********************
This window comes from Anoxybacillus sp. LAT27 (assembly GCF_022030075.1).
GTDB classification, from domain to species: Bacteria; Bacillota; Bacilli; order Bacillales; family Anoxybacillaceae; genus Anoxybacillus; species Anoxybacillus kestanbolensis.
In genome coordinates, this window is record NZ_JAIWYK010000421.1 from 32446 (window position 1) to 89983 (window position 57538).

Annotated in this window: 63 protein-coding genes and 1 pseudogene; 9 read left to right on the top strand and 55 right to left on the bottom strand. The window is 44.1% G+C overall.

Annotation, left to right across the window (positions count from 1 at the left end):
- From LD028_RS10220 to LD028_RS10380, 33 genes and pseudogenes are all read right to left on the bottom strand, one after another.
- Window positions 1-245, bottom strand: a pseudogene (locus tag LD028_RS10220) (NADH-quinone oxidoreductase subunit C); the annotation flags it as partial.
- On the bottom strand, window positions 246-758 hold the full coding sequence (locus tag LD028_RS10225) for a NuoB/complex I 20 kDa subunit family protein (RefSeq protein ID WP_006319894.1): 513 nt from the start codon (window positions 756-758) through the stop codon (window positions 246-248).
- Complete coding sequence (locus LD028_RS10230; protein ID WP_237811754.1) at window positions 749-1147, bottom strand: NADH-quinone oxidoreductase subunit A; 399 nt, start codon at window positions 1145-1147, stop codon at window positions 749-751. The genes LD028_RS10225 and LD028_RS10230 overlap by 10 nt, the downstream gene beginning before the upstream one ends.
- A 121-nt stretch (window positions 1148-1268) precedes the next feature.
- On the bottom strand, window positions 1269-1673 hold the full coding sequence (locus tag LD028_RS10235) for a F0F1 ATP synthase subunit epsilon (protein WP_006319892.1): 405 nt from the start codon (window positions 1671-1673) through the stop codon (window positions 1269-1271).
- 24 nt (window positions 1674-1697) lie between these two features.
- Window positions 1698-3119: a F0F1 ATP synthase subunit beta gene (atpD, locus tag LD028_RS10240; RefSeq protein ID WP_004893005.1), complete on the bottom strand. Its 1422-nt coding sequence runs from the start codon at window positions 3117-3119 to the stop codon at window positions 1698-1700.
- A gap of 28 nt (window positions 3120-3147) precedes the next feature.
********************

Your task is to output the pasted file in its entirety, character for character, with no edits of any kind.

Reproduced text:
This window comes from Anoxybacillus sp. LAT27 (assembly GCF_022030075.1).
GTDB classification, from domain to species: Bacteria; Bacillota; Bacilli; order Bacillales; family Anoxybacillaceae; genus Anoxybacillus; species Anoxybacillus kestanbolensis.
In genome coordinates, this window is record NZ_JAIWYK010000421.1 from 32446 (window position 1) to 89983 (window position 57538).

Annotated in this window: 63 protein-coding genes and 1 pseudogene; 9 read left to right on the top strand and 55 right to left on the bottom strand. The window is 44.1% G+C overall.

Annotation, left to right across the window (positions count from 1 at the left end):
- From LD028_RS10220 to LD028_RS10380, 33 genes and pseudogenes are all read right to left on the bottom strand, one after another.
- Window positions 1-245, bottom strand: a pseudogene (locus tag LD028_RS10220) (NADH-quinone oxidoreductase subunit C); the annotation flags it as partial.
- On the bottom strand, window positions 246-758 hold the full coding sequence (locus tag LD028_RS10225) for a NuoB/complex I 20 kDa subunit family protein (RefSeq protein ID WP_006319894.1): 513 nt from the start codon (window positions 756-758) through the stop codon (window positions 246-248).
- Complete coding sequence (locus LD028_RS10230; protein ID WP_237811754.1) at window positions 749-1147, bottom strand: NADH-quinone oxidoreductase subunit A; 399 nt, start codon at window positions 1145-1147, stop codon at window positions 749-751. The genes LD028_RS10225 and LD028_RS10230 overlap by 10 nt, the downstream gene beginning before the upstream one ends.
- A 121-nt stretch (window positions 1148-1268) precedes the next feature.
- On the bottom strand, window positions 1269-1673 hold the full coding sequence (locus tag LD028_RS10235) for a F0F1 ATP synthase subunit epsilon (protein WP_006319892.1): 405 nt from the start codon (window positions 1671-1673) through the stop codon (window positions 1269-1271).
- 24 nt (window positions 1674-1697) lie between these two features.
- Window positions 1698-3119: a F0F1 ATP synthase subunit beta gene (atpD, locus tag LD028_RS10240; RefSeq protein ID WP_004893005.1), complete on the bottom strand. Its 1422-nt coding sequence runs from the start codon at window positions 3117-3119 to the stop codon at window positions 1698-1700.
- A gap of 28 nt (window positions 3120-3147) precedes the next feature.